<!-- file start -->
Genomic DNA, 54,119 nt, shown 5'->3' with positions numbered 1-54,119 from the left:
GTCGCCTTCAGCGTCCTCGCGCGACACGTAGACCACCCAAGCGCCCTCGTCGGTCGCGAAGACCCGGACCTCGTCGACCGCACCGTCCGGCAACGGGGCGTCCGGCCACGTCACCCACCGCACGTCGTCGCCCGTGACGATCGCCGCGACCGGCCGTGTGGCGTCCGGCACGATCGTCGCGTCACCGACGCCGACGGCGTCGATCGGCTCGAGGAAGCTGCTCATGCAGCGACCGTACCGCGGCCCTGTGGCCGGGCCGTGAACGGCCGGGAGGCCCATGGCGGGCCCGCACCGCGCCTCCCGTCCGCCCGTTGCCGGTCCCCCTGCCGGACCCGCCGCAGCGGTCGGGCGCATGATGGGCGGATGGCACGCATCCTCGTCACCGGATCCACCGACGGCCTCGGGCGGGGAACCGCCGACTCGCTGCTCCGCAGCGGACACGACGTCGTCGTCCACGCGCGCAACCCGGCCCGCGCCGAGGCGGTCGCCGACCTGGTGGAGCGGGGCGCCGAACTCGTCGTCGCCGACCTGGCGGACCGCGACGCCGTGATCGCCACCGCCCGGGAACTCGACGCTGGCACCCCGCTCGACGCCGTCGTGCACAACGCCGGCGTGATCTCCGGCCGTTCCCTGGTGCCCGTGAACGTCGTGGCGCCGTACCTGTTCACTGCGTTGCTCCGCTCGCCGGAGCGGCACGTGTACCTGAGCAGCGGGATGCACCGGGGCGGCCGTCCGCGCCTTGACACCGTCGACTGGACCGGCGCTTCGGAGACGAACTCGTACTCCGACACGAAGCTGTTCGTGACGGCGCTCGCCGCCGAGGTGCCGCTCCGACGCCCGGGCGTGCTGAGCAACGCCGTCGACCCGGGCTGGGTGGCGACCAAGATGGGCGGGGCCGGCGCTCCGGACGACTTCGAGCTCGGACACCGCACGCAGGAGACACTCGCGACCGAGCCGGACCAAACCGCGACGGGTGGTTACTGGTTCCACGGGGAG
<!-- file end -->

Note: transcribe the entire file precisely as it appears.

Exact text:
Genomic DNA, 54,119 nt, shown 5'->3' with positions numbered 1-54,119 from the left:
GTCGCCTTCAGCGTCCTCGCGCGACACGTAGACCACCCAAGCGCCCTCGTCGGTCGCGAAGACCCGGACCTCGTCGACCGCACCGTCCGGCAACGGGGCGTCCGGCCACGTCACCCACCGCACGTCGTCGCCCGTGACGATCGCCGCGACCGGCCGTGTGGCGTCCGGCACGATCGTCGCGTCACCGACGCCGACGGCGTCGATCGGCTCGAGGAAGCTGCTCATGCAGCGACCGTACCGCGGCCCTGTGGCCGGGCCGTGAACGGCCGGGAGGCCCATGGCGGGCCCGCACCGCGCCTCCCGTCCGCCCGTTGCCGGTCCCCCTGCCGGACCCGCCGCAGCGGTCGGGCGCATGATGGGCGGATGGCACGCATCCTCGTCACCGGATCCACCGACGGCCTCGGGCGGGGAACCGCCGACTCGCTGCTCCGCAGCGGACACGACGTCGTCGTCCACGCGCGCAACCCGGCCCGCGCCGAGGCGGTCGCCGACCTGGTGGAGCGGGGCGCCGAACTCGTCGTCGCCGACCTGGCGGACCGCGACGCCGTGATCGCCACCGCCCGGGAACTCGACGCTGGCACCCCGCTCGACGCCGTCGTGCACAACGCCGGCGTGATCTCCGGCCGTTCCCTGGTGCCCGTGAACGTCGTGGCGCCGTACCTGTTCACTGCGTTGCTCCGCTCGCCGGAGCGGCACGTGTACCTGAGCAGCGGGATGCACCGGGGCGGCCGTCCGCGCCTTGACACCGTCGACTGGACCGGCGCTTCGGAGACGAACTCGTACTCCGACACGAAGCTGTTCGTGACGGCGCTCGCCGCCGAGGTGCCGCTCCGACGCCCGGGCGTGCTGAGCAACGCCGTCGACCCGGGCTGGGTGGCGACCAAGATGGGCGGGGCCGGCGCTCCGGACGACTTCGAGCTCGGACACCGCACGCAGGAGACACTCGCGACCGAGCCGGACCAAACCGCGACGGGTGGTTACTGGTTCCACGGGGAG